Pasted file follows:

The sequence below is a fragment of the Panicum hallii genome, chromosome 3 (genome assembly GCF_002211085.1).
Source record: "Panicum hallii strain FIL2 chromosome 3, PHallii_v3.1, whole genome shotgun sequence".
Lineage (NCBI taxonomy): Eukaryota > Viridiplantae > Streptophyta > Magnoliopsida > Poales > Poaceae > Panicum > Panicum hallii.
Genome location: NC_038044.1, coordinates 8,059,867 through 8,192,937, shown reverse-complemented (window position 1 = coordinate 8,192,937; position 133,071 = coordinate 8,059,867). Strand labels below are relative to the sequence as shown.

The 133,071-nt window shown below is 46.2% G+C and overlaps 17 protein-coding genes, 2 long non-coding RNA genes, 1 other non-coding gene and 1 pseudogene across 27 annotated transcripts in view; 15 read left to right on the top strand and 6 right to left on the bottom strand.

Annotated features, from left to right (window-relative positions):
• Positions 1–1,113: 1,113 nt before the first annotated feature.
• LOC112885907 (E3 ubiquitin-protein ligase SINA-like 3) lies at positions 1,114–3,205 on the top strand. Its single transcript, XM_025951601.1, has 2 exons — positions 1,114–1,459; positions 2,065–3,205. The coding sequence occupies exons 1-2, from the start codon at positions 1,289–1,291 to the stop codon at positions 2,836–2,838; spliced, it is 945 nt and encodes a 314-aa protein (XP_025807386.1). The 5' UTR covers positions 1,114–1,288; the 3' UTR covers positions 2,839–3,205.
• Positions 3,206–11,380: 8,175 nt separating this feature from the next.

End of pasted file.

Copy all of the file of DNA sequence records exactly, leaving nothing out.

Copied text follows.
The sequence below is a fragment of the Panicum hallii genome, chromosome 3 (genome assembly GCF_002211085.1).
Source record: "Panicum hallii strain FIL2 chromosome 3, PHallii_v3.1, whole genome shotgun sequence".
Lineage (NCBI taxonomy): Eukaryota > Viridiplantae > Streptophyta > Magnoliopsida > Poales > Poaceae > Panicum > Panicum hallii.
Genome location: NC_038044.1, coordinates 8,059,867 through 8,192,937, shown reverse-complemented (window position 1 = coordinate 8,192,937; position 133,071 = coordinate 8,059,867). Strand labels below are relative to the sequence as shown.

The 133,071-nt window shown below is 46.2% G+C and overlaps 17 protein-coding genes, 2 long non-coding RNA genes, 1 other non-coding gene and 1 pseudogene across 27 annotated transcripts in view; 15 read left to right on the top strand and 6 right to left on the bottom strand.

Annotated features, from left to right (window-relative positions):
• Positions 1–1,113: 1,113 nt before the first annotated feature.
• LOC112885907 (E3 ubiquitin-protein ligase SINA-like 3) lies at positions 1,114–3,205 on the top strand. Its single transcript, XM_025951601.1, has 2 exons — positions 1,114–1,459; positions 2,065–3,205. The coding sequence occupies exons 1-2, from the start codon at positions 1,289–1,291 to the stop codon at positions 2,836–2,838; spliced, it is 945 nt and encodes a 314-aa protein (XP_025807386.1). The 5' UTR covers positions 1,114–1,288; the 3' UTR covers positions 2,839–3,205.
• Positions 3,206–11,380: 8,175 nt separating this feature from the next.